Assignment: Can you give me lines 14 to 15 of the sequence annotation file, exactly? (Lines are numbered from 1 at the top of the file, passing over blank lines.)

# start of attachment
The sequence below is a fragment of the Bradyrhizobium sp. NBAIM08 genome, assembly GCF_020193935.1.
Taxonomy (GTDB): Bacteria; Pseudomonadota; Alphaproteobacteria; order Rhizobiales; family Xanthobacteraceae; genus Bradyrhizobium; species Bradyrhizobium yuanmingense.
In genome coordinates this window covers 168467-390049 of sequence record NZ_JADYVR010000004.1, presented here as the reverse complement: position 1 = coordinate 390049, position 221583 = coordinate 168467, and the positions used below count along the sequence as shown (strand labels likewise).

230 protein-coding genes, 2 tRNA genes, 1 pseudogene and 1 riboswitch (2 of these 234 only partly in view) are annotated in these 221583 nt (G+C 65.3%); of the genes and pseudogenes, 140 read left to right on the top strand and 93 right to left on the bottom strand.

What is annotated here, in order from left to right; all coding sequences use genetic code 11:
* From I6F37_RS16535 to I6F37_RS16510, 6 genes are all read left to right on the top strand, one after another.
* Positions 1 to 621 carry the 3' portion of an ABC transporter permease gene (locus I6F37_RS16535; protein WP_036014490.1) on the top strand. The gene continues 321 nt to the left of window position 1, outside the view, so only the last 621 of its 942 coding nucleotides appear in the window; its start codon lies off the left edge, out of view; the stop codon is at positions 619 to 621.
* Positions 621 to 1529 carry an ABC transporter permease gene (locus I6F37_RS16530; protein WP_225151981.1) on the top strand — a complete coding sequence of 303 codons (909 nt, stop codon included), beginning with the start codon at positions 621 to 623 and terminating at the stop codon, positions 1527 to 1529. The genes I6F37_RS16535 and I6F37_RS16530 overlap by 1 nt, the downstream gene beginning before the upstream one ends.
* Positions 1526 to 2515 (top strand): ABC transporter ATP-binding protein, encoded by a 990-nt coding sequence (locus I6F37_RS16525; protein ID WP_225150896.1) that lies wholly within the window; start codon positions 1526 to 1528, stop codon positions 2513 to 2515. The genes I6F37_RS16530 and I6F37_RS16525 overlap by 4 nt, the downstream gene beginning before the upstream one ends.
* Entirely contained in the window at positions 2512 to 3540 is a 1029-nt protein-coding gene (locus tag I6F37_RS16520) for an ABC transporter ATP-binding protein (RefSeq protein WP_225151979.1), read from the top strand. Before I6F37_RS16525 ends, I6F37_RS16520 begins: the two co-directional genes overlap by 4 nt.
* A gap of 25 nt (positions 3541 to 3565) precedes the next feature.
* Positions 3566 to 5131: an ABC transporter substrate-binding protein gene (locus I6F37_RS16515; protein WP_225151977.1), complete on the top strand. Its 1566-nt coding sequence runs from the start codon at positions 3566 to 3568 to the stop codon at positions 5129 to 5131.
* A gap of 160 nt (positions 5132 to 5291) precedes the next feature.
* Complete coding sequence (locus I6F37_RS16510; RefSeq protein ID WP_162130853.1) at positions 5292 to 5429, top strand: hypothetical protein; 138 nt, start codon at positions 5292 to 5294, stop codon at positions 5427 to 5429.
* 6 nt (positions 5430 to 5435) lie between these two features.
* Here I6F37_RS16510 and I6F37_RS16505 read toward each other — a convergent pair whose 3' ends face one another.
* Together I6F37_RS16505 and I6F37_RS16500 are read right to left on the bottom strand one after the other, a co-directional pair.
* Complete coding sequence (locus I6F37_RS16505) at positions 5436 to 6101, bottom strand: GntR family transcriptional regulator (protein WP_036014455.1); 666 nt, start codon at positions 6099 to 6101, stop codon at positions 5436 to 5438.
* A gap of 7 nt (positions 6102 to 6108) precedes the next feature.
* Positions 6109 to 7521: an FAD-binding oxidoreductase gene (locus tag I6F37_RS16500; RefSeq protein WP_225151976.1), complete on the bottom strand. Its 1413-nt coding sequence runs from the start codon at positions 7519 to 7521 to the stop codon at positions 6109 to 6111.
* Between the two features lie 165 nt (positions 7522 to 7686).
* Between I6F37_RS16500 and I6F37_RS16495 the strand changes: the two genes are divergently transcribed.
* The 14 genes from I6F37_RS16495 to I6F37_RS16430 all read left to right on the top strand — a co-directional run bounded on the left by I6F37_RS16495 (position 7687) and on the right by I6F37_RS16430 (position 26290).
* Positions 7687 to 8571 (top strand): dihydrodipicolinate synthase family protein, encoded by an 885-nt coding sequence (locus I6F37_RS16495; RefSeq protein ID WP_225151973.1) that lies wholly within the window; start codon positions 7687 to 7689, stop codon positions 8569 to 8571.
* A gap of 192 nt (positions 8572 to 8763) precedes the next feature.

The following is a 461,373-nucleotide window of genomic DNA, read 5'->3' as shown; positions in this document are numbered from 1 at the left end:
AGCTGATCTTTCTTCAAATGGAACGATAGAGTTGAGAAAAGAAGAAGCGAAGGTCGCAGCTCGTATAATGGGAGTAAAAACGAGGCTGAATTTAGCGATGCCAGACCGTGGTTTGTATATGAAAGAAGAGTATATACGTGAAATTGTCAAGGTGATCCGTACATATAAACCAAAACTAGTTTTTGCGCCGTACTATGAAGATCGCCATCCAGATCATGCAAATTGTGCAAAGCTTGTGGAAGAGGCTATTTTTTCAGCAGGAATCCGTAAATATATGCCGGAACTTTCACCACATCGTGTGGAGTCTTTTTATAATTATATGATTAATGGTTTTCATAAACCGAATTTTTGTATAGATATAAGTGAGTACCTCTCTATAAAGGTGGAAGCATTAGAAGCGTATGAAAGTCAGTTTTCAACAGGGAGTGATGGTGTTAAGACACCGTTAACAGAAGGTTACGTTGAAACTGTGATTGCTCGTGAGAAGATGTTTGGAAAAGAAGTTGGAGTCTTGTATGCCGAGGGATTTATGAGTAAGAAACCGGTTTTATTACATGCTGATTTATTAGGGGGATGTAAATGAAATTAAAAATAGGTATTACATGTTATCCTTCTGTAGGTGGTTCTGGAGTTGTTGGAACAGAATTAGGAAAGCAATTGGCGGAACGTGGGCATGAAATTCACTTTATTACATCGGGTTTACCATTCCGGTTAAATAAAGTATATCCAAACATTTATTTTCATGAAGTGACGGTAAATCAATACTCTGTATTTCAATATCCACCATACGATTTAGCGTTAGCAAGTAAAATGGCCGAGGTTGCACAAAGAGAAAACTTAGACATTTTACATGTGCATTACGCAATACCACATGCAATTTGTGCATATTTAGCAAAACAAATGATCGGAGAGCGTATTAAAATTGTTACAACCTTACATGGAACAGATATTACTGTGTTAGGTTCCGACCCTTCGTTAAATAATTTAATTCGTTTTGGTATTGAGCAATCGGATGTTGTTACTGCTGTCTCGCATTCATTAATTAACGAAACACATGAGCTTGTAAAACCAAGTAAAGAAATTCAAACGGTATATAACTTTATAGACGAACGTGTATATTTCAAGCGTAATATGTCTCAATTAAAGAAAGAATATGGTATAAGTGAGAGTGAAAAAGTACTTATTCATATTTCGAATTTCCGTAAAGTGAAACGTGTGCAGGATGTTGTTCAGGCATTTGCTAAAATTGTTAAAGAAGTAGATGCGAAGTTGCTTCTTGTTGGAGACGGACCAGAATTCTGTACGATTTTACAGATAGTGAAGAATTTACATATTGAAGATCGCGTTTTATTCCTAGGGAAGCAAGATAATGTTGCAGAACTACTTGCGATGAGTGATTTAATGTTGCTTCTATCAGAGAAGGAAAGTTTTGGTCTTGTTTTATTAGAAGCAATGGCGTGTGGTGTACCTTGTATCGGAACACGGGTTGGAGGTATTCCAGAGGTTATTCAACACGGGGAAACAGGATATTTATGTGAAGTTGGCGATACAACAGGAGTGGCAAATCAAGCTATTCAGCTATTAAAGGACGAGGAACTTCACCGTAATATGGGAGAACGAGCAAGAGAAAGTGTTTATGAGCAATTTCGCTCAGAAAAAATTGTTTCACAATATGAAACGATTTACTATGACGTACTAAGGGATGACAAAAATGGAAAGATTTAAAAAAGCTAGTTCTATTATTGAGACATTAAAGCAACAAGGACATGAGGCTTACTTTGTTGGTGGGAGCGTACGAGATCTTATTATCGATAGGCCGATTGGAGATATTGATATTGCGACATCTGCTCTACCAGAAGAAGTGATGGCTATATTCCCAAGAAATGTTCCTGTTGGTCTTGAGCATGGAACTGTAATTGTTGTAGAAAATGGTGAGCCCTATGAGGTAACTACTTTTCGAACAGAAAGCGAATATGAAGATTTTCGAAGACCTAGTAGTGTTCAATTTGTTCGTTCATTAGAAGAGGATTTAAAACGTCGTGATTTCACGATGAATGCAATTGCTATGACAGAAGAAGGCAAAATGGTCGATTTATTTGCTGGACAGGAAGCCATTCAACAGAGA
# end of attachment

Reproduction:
* Complete coding sequence (locus I6F37_RS16510; RefSeq protein ID WP_162130853.1) at positions 5292 to 5429, top strand: hypothetical protein; 138 nt, start codon at positions 5292 to 5294, stop codon at positions 5427 to 5429.
* 6 nt (positions 5430 to 5435) lie between these two features.